Sir John Falstaff has a strong case to be considered Shakespeare's most iconic character. A huge presence in Henry IV as Prince Hal's companion and mentor figure, he survives his offstage death in Henry V to return in the altogether lighter romp of The Merry Wives of Windsor. Shakespeare took what the audiences of the time were drawn to in the character - the roguish, drunken charm - pulled him out of a history play and plonked him into a comedy. The Merry Wives of Windsor is therefore a sort-of spin-off, the Frasier or Joey of the Shakespeare canon.
Giuseppe Verdi's opera (titled Falstaff to highlight its leading man) feeds into the lasting appeal of the character, and has proved a popular fixture on the opera scene since it was first performed in 1893. The narrative here is quite simple: Falstaff makes plans to woo and charm a pair of wives away from their husbands. When they catch wind of this plot, they set their own plan in place to trick and humiliate the lecherous knight, all within the constraints of their society. Over the course of the next two acts there are fake letters, pranks and disguises galore.
As is now expected from attendees of Garsington Opera, the quality of production here is exceptional, particularly the strength of the ensemble. I appreciated Bruno Ravella's direction (plus Tim Claudon as movement director) during the larger group moments which cap each half of the opera, creating intricate scenes. Henry Waddington makes a fine lead, successfully balancing the seedier side of the character with the pathos that can be wrung out of him, particularly at the start of the third act when our protagonist is alone, dejected and humiliated. However, this production belongs to a powerful quartet of supporting parts. Victoria Simmonds and Mary Dunleavy are commanding, often funny presences as Meg Page and Alice Ford, while there is a mischievous delight in how skilfully Yvonne Howard shapes Mistress Quickly into a fascinating presence. Finally, Soraya Mafi manages to give the production some much needed emotional depth in a deeply human turn as Nannetta. All the singers are ably supported by the exceptional Philharmonia Orchestra, who perform the intricate score beautifully.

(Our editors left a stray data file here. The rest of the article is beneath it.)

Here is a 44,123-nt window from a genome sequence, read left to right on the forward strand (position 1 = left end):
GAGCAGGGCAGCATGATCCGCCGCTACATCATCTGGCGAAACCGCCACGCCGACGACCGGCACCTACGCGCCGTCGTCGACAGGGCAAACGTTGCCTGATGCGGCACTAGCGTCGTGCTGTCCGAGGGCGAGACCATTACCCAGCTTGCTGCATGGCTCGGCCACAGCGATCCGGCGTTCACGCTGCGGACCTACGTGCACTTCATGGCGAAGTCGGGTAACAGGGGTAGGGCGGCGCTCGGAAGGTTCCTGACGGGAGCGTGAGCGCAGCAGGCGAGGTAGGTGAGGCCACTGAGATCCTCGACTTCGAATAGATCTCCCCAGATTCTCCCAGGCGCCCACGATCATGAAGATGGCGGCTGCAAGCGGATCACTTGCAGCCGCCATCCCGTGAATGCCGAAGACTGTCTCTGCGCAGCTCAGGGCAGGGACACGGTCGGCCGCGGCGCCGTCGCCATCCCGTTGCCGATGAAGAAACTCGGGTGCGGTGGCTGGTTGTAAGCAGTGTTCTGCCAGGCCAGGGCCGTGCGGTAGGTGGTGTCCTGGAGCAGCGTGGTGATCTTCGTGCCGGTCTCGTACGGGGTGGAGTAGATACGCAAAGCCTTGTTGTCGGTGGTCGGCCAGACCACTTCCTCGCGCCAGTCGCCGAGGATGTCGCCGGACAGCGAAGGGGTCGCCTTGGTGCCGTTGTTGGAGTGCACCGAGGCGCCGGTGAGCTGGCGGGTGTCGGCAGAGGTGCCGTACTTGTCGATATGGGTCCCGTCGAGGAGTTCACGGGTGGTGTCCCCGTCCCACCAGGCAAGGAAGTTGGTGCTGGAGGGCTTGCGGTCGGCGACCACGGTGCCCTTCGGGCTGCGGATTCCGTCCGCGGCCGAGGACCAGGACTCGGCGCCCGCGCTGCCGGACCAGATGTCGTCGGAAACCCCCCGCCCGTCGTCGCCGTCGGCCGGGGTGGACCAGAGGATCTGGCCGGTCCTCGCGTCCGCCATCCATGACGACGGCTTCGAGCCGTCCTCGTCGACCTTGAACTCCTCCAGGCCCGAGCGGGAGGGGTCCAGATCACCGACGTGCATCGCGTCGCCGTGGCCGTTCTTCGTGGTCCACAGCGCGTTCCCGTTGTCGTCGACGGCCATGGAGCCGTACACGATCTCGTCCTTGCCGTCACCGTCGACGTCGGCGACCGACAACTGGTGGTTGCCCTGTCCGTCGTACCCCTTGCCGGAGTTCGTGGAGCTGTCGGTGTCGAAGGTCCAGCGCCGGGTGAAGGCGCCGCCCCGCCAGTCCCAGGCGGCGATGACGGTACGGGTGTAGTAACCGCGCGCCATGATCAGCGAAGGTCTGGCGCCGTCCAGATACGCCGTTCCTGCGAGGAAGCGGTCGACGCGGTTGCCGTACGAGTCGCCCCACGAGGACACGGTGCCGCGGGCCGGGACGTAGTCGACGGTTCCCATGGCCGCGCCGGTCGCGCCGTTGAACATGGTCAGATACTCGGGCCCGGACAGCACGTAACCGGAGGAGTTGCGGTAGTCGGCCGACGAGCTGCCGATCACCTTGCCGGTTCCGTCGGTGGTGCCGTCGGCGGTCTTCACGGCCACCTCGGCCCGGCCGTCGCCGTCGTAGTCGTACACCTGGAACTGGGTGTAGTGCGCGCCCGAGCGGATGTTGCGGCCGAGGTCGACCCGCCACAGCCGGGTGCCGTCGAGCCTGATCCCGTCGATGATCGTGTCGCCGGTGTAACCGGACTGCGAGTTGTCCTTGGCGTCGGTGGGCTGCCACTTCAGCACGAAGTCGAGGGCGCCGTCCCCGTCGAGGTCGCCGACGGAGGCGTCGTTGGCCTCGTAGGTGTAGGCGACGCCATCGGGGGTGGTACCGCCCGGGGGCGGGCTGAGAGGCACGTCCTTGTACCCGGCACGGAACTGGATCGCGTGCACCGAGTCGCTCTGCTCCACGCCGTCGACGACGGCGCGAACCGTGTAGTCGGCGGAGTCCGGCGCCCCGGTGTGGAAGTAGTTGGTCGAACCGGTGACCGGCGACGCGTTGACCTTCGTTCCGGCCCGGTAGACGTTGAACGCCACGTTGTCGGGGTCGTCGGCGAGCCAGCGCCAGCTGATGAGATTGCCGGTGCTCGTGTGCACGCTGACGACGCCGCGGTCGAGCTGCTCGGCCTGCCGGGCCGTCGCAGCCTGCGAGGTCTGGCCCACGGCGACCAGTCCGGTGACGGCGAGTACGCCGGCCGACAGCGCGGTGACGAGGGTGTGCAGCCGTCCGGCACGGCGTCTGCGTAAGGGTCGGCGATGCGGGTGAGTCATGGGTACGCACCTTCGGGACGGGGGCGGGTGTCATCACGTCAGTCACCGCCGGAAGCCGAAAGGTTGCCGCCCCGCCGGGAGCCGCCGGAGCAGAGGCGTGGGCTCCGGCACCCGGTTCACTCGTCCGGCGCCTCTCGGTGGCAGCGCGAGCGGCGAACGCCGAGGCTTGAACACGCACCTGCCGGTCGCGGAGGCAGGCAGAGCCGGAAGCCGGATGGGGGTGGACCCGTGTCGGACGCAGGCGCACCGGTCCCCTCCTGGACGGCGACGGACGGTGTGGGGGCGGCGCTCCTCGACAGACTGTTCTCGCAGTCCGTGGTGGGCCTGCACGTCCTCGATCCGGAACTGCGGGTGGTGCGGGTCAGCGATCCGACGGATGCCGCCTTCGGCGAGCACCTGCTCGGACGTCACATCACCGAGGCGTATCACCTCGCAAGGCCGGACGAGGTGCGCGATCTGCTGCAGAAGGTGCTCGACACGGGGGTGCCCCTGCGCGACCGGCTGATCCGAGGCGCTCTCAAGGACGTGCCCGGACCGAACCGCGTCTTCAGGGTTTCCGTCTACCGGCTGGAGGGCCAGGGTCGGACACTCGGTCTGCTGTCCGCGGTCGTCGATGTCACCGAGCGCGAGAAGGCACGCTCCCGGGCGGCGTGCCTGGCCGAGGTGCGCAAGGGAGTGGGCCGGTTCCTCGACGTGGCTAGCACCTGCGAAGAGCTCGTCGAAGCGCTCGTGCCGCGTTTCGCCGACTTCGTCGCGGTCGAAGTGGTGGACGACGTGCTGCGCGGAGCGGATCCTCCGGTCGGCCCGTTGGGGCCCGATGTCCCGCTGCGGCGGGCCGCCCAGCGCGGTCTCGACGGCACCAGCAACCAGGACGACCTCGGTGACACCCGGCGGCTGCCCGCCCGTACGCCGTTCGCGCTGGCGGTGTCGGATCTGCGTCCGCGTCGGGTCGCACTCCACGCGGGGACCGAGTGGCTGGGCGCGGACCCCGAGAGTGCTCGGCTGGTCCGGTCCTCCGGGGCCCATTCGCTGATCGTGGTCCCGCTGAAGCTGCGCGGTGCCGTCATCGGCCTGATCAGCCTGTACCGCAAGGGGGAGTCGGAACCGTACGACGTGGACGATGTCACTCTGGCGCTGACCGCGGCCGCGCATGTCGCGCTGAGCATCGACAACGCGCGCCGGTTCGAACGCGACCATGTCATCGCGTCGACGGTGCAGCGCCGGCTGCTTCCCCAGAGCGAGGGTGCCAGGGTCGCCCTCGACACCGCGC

I enjoyed the early 20th century design (set and costumes) from Giles Cadle that particularly effectively frames both the misogyny exhibited by the men, and the fierce rebellious streak felt in the compelling female characters - when we first meet Falstaff's two intended conquests they are suffragettes protesting. The set has a charming cartoon-like quality to it that even comes close to the artwork of Terry Gilliam (Monty Python). But if it feels like there is one area where the production falls down it is in the set changes, which seem to drag on for far too long and suck much of the energy out of proceedings. After a long pause, it then becomes a struggle for each scene to regain the momentum lost. This was mostly an issue during the first half, where the story covers a larger number of locations. It feels a shame that the set works against such a strong ensemble of performers.
With Garsington Opera you expect a degree of quality to match the beautiful surroundings and world-class theatre that it offers. With Falstaff they just about achieve this, thanks to some marvellous performances. While I feel the production sometimes lets the ensemble down, it does not prevent the opera leaving its audience with a collective smile on their faces.